2. Safety is a big concern now in Nicaragua (much to my chagrin) and it turns out that I am house-sitting in a fortress. This house is huge and withstood the revolution in the 70s after it was built in the 40s. The internet has a hard time reaching through more than 2 walls because they are so solid. The house is in a residential neighborhood that has two security needles that a car needs to go through, additional gates that could be locked, and 2-4 guards on duty at all times. I feel like I am living in a fortified castle.

3. I also feel like I am living in a cage some days, but it's the best cage I could ask for. I have been working from home because I'm avoiding going out unnecessarily, and some days I'm very restless. However, this house is big, giving me room to spread out or change scenery. It also has a lovely garden that feels like paradise. The dog and the cat keep me company and give me a distraction too.

From the people who have opened their doors to the timing of the places I have lived, I see God's hand clearly working. I'm thankful for a place to feel safe now. I'm thankful for a place to live come August where I can prepare a home for Raúl and me as a married couple. I'm thankful that God always knows what he is doing.

When I first left León, all I could talk about was wanting to go back. Now I see how God was preparing me for what was to come. I felt like a drifter going from house to house, but God opened the right doors at the right times. I'm thankful for God's providence and that He has a plan even when I don't know it.

Friday, June 22, 2018

Privilege

In the midst of a country going through political unrest, many people have left. There are Nicaraguans getting their passports and visas ready. Many mission agencies have pulled their foreign missionaries from the country and retirees have returned to their native lands. There has been mass exodus at the airport for the past two months.

In the context of power and privilege, it seems grossly unfair that some people can leave when a country's situation goes bad and others can't. The exit of many foreigners has meant loss of jobs and income for many Nicaraguans. Those who can leave have options. The Nicaraguans and expats who flee the country have privilege. This is a major justice issue, to be sure. I have to confess my own privilege and exploitation of my power because of my skin color, money, and options. Life is easier for me and for my compatriots, and that's wrong.

But I think it's those who stay who are more privileged.
Count it all joy, my brothers, when you meet trials of various kinds, for you know that the testing of your faith produces steadfastness. And let steadfastness have its full effect, that you may be perfect and complete, lacking in nothing. James 1:2-4
You wouldn't think that trials should be taken with joy. Endurance, yes. Patience, yes. Joy, not so much. And yet James tells us in this Biblical passage that trials produce steadfastness, and when we become fully steadfast, we will be perfect, whole. So we can be joyful in the midst of suffering because we know that it will have a good effect. Perhaps the thing we are going through doesn't make us giddy with delight, but we can be excited for the effect it will produce in us.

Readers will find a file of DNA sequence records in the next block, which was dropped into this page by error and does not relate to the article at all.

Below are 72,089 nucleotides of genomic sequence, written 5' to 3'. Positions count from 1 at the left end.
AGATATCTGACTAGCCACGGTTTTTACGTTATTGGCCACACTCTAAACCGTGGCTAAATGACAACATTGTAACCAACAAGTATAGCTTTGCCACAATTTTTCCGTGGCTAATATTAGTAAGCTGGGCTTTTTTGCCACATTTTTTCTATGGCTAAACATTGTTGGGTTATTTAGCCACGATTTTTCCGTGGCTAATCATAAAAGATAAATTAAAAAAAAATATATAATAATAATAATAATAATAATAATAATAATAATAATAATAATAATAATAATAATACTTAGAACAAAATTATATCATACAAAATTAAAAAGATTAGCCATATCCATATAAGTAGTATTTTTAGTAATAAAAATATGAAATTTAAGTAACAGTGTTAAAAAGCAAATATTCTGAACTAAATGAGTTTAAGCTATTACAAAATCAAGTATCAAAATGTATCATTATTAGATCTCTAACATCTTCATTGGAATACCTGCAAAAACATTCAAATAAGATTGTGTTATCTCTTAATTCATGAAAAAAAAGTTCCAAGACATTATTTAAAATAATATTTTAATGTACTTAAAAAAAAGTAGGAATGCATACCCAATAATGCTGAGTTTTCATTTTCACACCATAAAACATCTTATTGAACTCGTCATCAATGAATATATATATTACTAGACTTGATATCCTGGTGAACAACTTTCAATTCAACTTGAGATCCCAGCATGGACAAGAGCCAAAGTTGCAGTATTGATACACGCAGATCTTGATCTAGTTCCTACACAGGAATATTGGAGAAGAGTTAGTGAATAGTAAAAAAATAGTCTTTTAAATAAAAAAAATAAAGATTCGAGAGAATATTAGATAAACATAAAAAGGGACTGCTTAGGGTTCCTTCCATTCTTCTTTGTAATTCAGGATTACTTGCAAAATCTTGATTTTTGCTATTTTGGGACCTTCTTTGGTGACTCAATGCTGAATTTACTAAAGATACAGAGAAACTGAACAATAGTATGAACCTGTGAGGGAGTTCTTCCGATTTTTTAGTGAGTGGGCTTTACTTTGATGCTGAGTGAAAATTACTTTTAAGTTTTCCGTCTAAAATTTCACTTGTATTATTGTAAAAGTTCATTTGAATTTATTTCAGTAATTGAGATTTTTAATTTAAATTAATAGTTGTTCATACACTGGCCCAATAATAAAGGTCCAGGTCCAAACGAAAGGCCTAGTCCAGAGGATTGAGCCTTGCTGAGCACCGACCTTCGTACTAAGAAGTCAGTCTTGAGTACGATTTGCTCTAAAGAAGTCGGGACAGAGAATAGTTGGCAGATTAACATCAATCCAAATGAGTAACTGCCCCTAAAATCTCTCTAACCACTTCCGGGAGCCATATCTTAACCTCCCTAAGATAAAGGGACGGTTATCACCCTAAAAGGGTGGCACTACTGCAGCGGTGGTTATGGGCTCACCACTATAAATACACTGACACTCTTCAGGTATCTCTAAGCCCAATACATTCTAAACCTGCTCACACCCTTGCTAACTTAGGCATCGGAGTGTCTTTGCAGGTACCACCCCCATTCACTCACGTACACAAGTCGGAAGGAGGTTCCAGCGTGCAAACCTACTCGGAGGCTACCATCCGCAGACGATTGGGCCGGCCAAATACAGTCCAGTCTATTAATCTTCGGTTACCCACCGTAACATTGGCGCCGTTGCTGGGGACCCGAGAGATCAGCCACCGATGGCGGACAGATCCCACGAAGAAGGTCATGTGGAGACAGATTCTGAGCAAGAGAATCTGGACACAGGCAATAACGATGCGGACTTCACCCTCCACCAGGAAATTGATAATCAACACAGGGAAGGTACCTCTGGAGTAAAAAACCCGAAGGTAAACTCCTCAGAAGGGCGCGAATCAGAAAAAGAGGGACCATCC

I think of water... steadfastness looks like a deep, still, refreshing lake, rather than a wide, rippling, superficial puddle. I want to be a mountain lake rather than a puddle, and that takes suffering. Trials make a person dig deep into the grace that God offers.

You wouldn't think that political unrest could be seen as a privilege. However, when I see many fellow missionaries take the the skies (some not by choice but by orders), I feel privileged that I am still allowed to stay. I feel privileged to be able to partake in this new way of life in Nicaragua, seeing with my own eyes, touching with my hands, hearing with my own ears, feeling my own heart race with anxiousness like most of those around me.

Even so, amidst the uproar, I am safe because of where I am living, because of where my offices are located. This is a type of privilege, to be close and yet not in the midst of it (another part of the injustice I must confess and deal with).

Yet the greatest privilege of all is to experience something that most of the world has or is experiencing. I feel humbled to realize that when one of my friends watched her stable country erupt in violence and unrest, I didn't take it as seriously as I should have. I had no idea what it was like to have what was expected to be normal ripped away. The increased tension, the contingency plans, the constant alert for evacuation or attacks. Until one experiences these things first hand, there's no way to know what it's like. Now I have the privilege in sharing in the suffering -to a minor degree- of the majority of the world. Now I know what to pray for, how to pray with more compassion and heart, for millions of people and especially my friends.

Any time God opens our eyes and hearts to connect more fully with humanity, more fully with the family of God worldwide, it's a privilege. We get to palpably feel that we are not alone, that we share in the burdens and joys of all of God's people. And we know that there are prayers being lifted before God by people we have never even met. I'm thankful to share in these trials of this country during this time.